Thanks to their calm, affectionate demeanors, mammoth donkeys excel in equine-assisted therapy programs. Some also use them for pleasure and trail riding, and some even compete in showjumping and gaming shows.
Pros of the American Mammoth Donkey
- Very calm disposition
- Can carry heavier adults
- Riding is exceptionally smooth
- Ideal for use in breeding draft mules
Cons of the American Mammoth Donkey
- Not ideal for smaller spaces
- Requires more feed than most donkeys
- Harder to find
#3 Asino Amiatina Donkey is Striking and Sure-Footed
The zebra-leg stripes characterize the Amiatina donkey set it apart from other donkey breeds. Many also have other primitive markings, including shoulder and dorsal stripes.
This rare donkey breed originated in the mountainous region of Monte Amiata in Tuscany. Amiatinas are sure-footed and agile donkeys known for their disease resistance and ability to survive harsh conditions.
Measuring between 49″ and 55″ at the withers, the Asino Amiatina is a comparatively small breed. It’s better suited to working as a pack or draught animal than riding. However, their agility and endurance make them good donkeys for pleasure riding.
As the Amiatina weighs between 330 and 550 lb, only people who weigh less than 165 lb should ride them.
Pros of the Asino Amiatina Donkey
- Delightful, fun markings
- Extremely sure-footed in uneven terrain
- Great for pleasure riding
- Very resistant to diseases
- Hardy in harsh climates
Cons of the Asino Amiatina Donkey
- Hard to find
- Not a good draught donkey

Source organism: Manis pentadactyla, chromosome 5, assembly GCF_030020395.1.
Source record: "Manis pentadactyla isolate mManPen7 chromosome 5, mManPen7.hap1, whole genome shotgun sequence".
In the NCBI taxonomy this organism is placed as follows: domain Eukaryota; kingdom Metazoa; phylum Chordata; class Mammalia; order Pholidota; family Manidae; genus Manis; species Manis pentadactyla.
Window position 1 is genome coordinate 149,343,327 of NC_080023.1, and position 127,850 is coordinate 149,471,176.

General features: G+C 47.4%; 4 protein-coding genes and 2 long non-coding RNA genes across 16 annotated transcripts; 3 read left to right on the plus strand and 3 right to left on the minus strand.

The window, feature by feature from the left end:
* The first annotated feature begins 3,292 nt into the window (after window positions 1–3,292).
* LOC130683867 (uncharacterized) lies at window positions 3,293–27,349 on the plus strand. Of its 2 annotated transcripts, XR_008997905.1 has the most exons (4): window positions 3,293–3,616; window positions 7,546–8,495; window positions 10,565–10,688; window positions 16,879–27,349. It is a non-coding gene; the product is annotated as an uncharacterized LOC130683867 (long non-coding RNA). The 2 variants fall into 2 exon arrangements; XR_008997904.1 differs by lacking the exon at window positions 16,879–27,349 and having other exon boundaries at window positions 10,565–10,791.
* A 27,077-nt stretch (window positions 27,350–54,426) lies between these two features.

- Shouldn’t carry larger adults (over 165 lbs)
#4 The Andalusian Donkey Competes in Traditional Races
The Andalusian is one of the oldest donkey breeds, having been around for nearly 3,000 years. Native to the region of Córdoba in the Spanish region of Andalusia, this breed of donkey stands between 59″ and 63″ high.
Used by the Spanish military and prized by King Charles III, Andalusian donkeys were rarely allowed to leave the country. In 1784, however, the king gave George Washington a valuable gift in the form of a large Andalusian donkey called Royal Gift.
With Royal Gift was a letter describing him as “a fine Creature, just fifty-eight Inches high, & the largest that I believe ever came into this country.”
In addition to making eye-catching riding donkeys, Andalusians have also been used extensively in animal assisted-therapy work and the Spanish tourist industry. They also compete in traditional donkey races, like those held in La Rioja each year.
Pros of the Andalusian Donkey Breed
- Great as pets because of their reliable nature
- Larger donkey breed that can carry adults
- Can carry light adults up to 125 lbs
Cons of the Andalusian Donkey Breed
- Rarer and harder to find
- Usually more costly to purchase
#4 Miniature Donkeys Often Compete In-hand